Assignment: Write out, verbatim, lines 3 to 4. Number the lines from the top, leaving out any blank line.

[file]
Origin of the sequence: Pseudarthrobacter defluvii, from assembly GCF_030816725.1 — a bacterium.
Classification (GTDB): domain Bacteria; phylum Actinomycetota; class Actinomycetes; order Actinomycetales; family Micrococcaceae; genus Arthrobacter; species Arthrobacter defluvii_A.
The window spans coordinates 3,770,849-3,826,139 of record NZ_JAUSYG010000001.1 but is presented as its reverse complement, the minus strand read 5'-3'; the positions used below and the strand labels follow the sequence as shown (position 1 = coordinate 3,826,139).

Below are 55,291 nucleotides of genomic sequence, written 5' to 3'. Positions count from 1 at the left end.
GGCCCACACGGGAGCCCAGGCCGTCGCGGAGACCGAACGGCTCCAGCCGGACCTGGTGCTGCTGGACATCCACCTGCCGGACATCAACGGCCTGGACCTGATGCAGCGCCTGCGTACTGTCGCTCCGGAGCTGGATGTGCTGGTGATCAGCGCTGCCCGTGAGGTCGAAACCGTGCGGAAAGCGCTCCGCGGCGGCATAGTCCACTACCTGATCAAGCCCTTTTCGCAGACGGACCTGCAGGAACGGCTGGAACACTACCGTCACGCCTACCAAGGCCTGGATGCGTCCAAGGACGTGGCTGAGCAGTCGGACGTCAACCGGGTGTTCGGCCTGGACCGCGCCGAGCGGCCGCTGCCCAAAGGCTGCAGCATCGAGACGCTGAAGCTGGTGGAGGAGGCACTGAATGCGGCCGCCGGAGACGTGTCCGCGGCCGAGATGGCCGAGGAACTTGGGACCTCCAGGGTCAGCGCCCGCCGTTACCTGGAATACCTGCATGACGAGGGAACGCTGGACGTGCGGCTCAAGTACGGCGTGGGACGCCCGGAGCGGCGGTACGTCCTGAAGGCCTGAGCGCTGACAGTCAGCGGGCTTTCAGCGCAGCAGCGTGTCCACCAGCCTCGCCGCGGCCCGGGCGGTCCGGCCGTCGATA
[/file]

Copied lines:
The window spans coordinates 3,770,849-3,826,139 of record NZ_JAUSYG010000001.1 but is presented as its reverse complement, the minus strand read 5'-3'; the positions used below and the strand labels follow the sequence as shown (position 1 = coordinate 3,826,139).

Below are 55,291 nucleotides of genomic sequence, written 5' to 3'. Positions count from 1 at the left end.